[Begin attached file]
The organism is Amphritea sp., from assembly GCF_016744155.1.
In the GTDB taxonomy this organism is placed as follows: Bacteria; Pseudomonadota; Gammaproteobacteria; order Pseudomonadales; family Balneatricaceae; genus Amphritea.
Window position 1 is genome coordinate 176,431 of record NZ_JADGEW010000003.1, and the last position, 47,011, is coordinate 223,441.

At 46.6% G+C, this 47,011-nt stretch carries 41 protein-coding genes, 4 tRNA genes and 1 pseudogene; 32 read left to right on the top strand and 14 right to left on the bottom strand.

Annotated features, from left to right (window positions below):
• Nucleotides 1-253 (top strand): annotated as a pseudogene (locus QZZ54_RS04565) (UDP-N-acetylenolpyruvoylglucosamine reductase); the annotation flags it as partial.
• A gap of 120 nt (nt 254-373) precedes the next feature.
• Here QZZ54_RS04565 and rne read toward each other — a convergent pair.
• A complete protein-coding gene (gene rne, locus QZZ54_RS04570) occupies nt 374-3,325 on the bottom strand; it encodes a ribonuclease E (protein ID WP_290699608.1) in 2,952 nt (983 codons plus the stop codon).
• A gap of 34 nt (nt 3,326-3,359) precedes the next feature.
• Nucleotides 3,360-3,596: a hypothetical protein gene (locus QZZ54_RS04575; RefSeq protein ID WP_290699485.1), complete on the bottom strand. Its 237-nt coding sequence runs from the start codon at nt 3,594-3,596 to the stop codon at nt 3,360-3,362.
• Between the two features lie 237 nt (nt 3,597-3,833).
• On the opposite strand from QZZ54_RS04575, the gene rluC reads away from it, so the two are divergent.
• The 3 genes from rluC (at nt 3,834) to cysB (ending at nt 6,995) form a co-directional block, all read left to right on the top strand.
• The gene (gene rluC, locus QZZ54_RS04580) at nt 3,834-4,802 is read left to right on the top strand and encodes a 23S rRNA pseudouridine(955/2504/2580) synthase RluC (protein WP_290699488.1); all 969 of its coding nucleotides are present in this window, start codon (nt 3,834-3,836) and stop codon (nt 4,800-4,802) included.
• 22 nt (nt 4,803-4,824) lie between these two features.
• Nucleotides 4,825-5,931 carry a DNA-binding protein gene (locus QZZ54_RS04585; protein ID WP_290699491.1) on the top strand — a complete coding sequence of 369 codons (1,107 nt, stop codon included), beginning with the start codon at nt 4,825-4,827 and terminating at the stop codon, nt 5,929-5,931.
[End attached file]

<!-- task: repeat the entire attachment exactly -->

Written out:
The organism is Amphritea sp., from assembly GCF_016744155.1.
In the GTDB taxonomy this organism is placed as follows: Bacteria; Pseudomonadota; Gammaproteobacteria; order Pseudomonadales; family Balneatricaceae; genus Amphritea.
Window position 1 is genome coordinate 176,431 of record NZ_JADGEW010000003.1, and the last position, 47,011, is coordinate 223,441.

At 46.6% G+C, this 47,011-nt stretch carries 41 protein-coding genes, 4 tRNA genes and 1 pseudogene; 32 read left to right on the top strand and 14 right to left on the bottom strand.

Annotated features, from left to right (window positions below):
• Nucleotides 1-253 (top strand): annotated as a pseudogene (locus QZZ54_RS04565) (UDP-N-acetylenolpyruvoylglucosamine reductase); the annotation flags it as partial.
• A gap of 120 nt (nt 254-373) precedes the next feature.
• Here QZZ54_RS04565 and rne read toward each other — a convergent pair.
• A complete protein-coding gene (gene rne, locus QZZ54_RS04570) occupies nt 374-3,325 on the bottom strand; it encodes a ribonuclease E (protein ID WP_290699608.1) in 2,952 nt (983 codons plus the stop codon).
• A gap of 34 nt (nt 3,326-3,359) precedes the next feature.
• Nucleotides 3,360-3,596: a hypothetical protein gene (locus QZZ54_RS04575; RefSeq protein ID WP_290699485.1), complete on the bottom strand. Its 237-nt coding sequence runs from the start codon at nt 3,594-3,596 to the stop codon at nt 3,360-3,362.
• Between the two features lie 237 nt (nt 3,597-3,833).
• On the opposite strand from QZZ54_RS04575, the gene rluC reads away from it, so the two are divergent.
• The 3 genes from rluC (at nt 3,834) to cysB (ending at nt 6,995) form a co-directional block, all read left to right on the top strand.
• The gene (gene rluC, locus QZZ54_RS04580) at nt 3,834-4,802 is read left to right on the top strand and encodes a 23S rRNA pseudouridine(955/2504/2580) synthase RluC (protein WP_290699488.1); all 969 of its coding nucleotides are present in this window, start codon (nt 3,834-3,836) and stop codon (nt 4,800-4,802) included.
• 22 nt (nt 4,803-4,824) lie between these two features.
• Nucleotides 4,825-5,931 carry a DNA-binding protein gene (locus QZZ54_RS04585; protein ID WP_290699491.1) on the top strand — a complete coding sequence of 369 codons (1,107 nt, stop codon included), beginning with the start codon at nt 4,825-4,827 and terminating at the stop codon, nt 5,929-5,931.